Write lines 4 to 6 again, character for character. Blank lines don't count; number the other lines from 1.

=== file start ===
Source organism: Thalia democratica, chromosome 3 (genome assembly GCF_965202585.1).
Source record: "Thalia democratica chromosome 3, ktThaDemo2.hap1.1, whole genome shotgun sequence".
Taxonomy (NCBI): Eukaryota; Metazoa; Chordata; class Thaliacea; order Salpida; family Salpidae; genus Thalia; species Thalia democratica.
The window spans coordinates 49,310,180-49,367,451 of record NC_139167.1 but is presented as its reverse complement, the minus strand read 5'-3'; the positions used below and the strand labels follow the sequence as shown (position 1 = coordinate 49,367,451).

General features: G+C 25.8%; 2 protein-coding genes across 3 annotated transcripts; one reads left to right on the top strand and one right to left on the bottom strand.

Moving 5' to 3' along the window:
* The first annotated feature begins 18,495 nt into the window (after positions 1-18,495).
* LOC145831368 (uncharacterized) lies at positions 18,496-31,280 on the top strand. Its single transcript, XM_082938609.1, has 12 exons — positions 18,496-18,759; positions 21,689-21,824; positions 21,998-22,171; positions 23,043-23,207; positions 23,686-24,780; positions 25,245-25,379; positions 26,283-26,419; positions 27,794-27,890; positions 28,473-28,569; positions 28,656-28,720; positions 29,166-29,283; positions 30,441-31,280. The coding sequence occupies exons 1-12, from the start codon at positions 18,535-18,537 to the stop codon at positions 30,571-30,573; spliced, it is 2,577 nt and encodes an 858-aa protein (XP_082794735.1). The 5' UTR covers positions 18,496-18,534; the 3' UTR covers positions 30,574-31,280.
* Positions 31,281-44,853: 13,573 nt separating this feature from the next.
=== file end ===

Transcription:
The window spans coordinates 49,310,180-49,367,451 of record NC_139167.1 but is presented as its reverse complement, the minus strand read 5'-3'; the positions used below and the strand labels follow the sequence as shown (position 1 = coordinate 49,367,451).

General features: G+C 25.8%; 2 protein-coding genes across 3 annotated transcripts; one reads left to right on the top strand and one right to left on the bottom strand.

Moving 5' to 3' along the window: